I don’t believe so. But hey, we’re all big boys and we can take it. Even welcome it the way Bill Belichick during the bye week assigns his staff to break down their own position players and self-scout. We owe it to ourselves during this relatively slow time in the sports calendar to do an appraisal of how well we’re doing.
But I’m not willing to half-ass this. It’s too important to be left to gut instincts or mere opinion. Sure there’s a place for that. But in the same way Theo Epstein supplements his old timey baseball staff with his hardcore Sabremetrics geeks, I want to bring some science into this.
So I’ve developed an infallible scientific formula for measuring fan performance, which I call the Thornton Fan Index, or TFI ™. Simply put, the TFI ™ judges the fans of the various Boston teams using the following criteria:
Home Field Advantage (HFA), calculated by taking the sum of:
•Attendance (A), graded on a scale of 1-10. Obviously it includes the sheer number, but takes into account is how much of a hardship the simple act of going to a game is.
•Crowd Noise (N), graded 1-10, and
•Support (S), another 1-10 scale which reflects the amount of positive, encouraging fan support as opposed to negative (for lack of a better word) “vibe.”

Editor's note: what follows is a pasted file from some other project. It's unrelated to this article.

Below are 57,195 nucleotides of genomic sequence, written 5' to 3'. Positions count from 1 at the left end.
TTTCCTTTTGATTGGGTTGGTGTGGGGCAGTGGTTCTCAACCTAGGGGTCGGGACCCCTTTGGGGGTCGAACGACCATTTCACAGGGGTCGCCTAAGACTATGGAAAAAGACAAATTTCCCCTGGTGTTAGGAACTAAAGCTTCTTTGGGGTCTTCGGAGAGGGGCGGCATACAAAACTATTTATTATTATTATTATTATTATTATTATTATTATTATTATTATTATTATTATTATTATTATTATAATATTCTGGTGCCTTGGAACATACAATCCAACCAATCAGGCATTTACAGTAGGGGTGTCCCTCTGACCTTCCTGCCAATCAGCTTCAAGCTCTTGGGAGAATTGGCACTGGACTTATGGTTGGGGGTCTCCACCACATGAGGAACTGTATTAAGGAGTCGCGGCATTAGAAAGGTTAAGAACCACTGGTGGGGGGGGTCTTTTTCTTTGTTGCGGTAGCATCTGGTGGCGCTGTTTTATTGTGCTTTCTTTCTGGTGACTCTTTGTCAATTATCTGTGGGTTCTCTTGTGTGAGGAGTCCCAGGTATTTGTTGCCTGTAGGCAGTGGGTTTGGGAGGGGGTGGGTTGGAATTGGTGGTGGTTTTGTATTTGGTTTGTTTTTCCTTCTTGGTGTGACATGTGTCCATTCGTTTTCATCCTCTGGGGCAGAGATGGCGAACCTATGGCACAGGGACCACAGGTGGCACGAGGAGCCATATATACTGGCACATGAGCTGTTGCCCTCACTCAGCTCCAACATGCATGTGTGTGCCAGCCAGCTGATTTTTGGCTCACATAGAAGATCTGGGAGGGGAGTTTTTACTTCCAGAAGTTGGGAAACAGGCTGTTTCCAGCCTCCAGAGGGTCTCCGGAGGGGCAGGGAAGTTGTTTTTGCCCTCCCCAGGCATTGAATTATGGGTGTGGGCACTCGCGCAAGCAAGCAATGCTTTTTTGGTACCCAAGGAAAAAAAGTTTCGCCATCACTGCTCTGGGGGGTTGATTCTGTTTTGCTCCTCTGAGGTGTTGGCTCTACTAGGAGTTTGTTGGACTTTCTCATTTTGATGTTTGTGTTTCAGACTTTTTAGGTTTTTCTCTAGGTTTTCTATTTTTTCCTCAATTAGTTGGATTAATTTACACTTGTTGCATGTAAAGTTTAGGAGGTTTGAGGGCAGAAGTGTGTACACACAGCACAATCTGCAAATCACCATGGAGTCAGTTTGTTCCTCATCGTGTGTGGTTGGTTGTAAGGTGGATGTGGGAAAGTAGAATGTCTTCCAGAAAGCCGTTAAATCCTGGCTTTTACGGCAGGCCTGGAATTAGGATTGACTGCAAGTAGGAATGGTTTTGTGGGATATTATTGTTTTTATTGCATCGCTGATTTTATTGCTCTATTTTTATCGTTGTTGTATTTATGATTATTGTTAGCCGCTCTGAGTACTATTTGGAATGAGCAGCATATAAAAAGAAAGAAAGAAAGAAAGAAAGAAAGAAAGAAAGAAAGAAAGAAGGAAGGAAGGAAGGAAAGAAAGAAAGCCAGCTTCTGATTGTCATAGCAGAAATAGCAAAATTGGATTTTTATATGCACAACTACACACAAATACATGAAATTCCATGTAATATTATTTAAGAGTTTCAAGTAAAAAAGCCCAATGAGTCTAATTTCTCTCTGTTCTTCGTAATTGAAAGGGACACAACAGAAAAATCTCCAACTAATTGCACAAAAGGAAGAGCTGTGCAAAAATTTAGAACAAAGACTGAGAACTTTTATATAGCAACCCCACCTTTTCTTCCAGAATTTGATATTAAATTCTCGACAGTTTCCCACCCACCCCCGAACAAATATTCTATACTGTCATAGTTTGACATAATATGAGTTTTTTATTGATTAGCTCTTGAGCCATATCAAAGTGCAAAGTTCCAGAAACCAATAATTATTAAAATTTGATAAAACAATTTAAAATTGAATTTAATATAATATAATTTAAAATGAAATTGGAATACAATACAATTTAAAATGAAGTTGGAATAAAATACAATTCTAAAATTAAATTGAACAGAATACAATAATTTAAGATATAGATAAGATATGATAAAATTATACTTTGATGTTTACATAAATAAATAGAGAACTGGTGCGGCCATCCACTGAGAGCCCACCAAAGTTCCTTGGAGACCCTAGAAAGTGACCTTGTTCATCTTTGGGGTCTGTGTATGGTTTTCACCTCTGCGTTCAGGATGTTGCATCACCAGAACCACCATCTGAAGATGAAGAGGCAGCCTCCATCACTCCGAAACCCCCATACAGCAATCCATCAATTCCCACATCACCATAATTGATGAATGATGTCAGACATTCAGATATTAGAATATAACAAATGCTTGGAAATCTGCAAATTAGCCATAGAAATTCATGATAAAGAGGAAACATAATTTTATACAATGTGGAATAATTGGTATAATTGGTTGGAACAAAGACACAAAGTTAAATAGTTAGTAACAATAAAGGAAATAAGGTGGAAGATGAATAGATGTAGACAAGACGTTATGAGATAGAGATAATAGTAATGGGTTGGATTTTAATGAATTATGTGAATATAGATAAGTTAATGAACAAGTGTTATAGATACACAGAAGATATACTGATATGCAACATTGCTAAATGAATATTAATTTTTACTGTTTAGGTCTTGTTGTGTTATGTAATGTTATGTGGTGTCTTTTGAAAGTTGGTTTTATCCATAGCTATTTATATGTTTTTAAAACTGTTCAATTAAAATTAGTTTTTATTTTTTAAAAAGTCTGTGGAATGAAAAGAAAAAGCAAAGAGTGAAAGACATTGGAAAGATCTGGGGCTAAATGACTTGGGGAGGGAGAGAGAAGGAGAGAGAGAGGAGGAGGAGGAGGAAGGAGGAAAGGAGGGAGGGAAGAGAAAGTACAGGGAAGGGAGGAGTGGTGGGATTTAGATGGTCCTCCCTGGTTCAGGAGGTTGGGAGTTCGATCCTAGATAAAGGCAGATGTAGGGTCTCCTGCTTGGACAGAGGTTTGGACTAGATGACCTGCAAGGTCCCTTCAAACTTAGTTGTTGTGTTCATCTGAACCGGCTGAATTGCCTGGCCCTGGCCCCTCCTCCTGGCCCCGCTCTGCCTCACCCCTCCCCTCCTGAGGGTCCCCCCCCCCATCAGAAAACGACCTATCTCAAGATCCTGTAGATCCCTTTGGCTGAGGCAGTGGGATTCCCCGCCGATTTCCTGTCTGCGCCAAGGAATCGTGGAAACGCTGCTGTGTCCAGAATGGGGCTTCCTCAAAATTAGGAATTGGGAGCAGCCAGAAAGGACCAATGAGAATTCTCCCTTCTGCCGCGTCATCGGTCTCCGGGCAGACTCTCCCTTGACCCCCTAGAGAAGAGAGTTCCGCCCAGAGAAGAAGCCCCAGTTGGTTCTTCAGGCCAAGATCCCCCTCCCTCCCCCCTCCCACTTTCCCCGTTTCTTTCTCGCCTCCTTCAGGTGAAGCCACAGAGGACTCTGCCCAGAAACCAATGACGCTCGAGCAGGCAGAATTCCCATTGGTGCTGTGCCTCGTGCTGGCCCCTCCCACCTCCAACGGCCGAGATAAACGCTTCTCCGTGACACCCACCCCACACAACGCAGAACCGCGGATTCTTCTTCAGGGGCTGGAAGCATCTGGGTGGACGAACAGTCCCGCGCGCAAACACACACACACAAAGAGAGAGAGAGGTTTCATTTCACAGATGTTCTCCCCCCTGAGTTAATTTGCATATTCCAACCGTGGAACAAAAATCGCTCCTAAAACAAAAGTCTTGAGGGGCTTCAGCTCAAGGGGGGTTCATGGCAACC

•Pink Hattism (Ph). This is a negative factor, which is subtracted from the overall HFA. The Ph factor is also judged from 1-10 and includes, but is not limited to, actual chicks in actual pink hats. But Ph is a broader term which encompasses any ticket buy of either sex who doesn’t know if the ball is inflated or stuffed and thinks Eddie House is a doctor on TV, but is at the game because it’s the trendy thing to do.
•The Loyalty to Reward Ratio (L/R). The L/R calculates the degree to which fans have stuck by their particular team vs. the success the franchise has enjoyed. For the sake of continuity, both are also expressed on a scale of 1-10. So for instance, a team with a maximum degree of fan loyalty (10) but a minimal amount of success to show for it (1), would give the fans a maximum rating of (10/1) = 10.
So here’s how the Thornton Fan Index ™ is calculated:
HFA (A + N + S) – Ph x L/R